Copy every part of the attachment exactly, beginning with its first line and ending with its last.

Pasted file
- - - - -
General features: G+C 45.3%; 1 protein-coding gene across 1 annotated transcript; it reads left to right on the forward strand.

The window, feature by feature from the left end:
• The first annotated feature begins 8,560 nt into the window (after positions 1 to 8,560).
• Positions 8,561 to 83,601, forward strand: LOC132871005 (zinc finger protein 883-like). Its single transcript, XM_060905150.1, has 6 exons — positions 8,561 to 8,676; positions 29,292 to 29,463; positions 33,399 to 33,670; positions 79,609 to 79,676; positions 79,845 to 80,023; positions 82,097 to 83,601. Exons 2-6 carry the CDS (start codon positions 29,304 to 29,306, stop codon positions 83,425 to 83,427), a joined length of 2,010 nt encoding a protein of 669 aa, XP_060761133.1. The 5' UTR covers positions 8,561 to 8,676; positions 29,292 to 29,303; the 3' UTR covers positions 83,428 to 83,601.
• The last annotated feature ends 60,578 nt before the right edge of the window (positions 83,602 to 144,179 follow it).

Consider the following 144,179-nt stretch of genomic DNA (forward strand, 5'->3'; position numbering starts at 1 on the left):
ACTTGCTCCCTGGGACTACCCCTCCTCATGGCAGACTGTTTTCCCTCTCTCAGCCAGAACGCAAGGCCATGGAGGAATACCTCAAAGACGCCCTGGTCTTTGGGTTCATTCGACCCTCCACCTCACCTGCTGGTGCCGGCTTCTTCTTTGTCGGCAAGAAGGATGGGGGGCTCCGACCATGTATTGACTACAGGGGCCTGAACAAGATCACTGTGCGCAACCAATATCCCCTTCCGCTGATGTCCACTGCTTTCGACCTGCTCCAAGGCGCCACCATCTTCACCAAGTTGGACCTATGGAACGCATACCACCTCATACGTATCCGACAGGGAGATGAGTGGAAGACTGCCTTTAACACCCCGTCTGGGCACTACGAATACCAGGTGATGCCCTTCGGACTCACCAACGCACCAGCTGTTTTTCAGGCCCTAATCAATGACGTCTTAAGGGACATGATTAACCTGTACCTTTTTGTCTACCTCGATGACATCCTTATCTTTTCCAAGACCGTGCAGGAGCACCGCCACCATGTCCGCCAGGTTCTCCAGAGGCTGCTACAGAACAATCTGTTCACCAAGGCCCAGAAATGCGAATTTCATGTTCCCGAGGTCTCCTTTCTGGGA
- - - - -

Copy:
General features: G+C 45.3%; 1 protein-coding gene across 1 annotated transcript; it reads left to right on the forward strand.

The window, feature by feature from the left end:
• The first annotated feature begins 8,560 nt into the window (after positions 1 to 8,560).
• Positions 8,561 to 83,601, forward strand: LOC132871005 (zinc finger protein 883-like). Its single transcript, XM_060905150.1, has 6 exons — positions 8,561 to 8,676; positions 29,292 to 29,463; positions 33,399 to 33,670; positions 79,609 to 79,676; positions 79,845 to 80,023; positions 82,097 to 83,601. Exons 2-6 carry the CDS (start codon positions 29,304 to 29,306, stop codon positions 83,425 to 83,427), a joined length of 2,010 nt encoding a protein of 669 aa, XP_060761133.1. The 5' UTR covers positions 8,561 to 8,676; positions 29,292 to 29,303; the 3' UTR covers positions 83,428 to 83,601.
• The last annotated feature ends 60,578 nt before the right edge of the window (positions 83,602 to 144,179 follow it).

Consider the following 144,179-nt stretch of genomic DNA (forward strand, 5'->3'; position numbering starts at 1 on the left):
ACTTGCTCCCTGGGACTACCCCTCCTCATGGCAGACTGTTTTCCCTCTCTCAGCCAGAACGCAAGGCCATGGAGGAATACCTCAAAGACGCCCTGGTCTTTGGGTTCATTCGACCCTCCACCTCACCTGCTGGTGCCGGCTTCTTCTTTGTCGGCAAGAAGGATGGGGGGCTCCGACCATGTATTGACTACAGGGGCCTGAACAAGATCACTGTGCGCAACCAATATCCCCTTCCGCTGATGTCCACTGCTTTCGACCTGCTCCAAGGCGCCACCATCTTCACCAAGTTGGACCTATGGAACGCATACCACCTCATACGTATCCGACAGGGAGATGAGTGGAAGACTGCCTTTAACACCCCGTCTGGGCACTACGAATACCAGGTGATGCCCTTCGGACTCACCAACGCACCAGCTGTTTTTCAGGCCCTAATCAATGACGTCTTAAGGGACATGATTAACCTGTACCTTTTTGTCTACCTCGATGACATCCTTATCTTTTCCAAGACCGTGCAGGAGCACCGCCACCATGTCCGCCAGGTTCTCCAGAGGCTGCTACAGAACAATCTGTTCACCAAGGCCCAGAAATGCGAATTTCATGTTCCCGAGGTCTCCTTTCTGGGA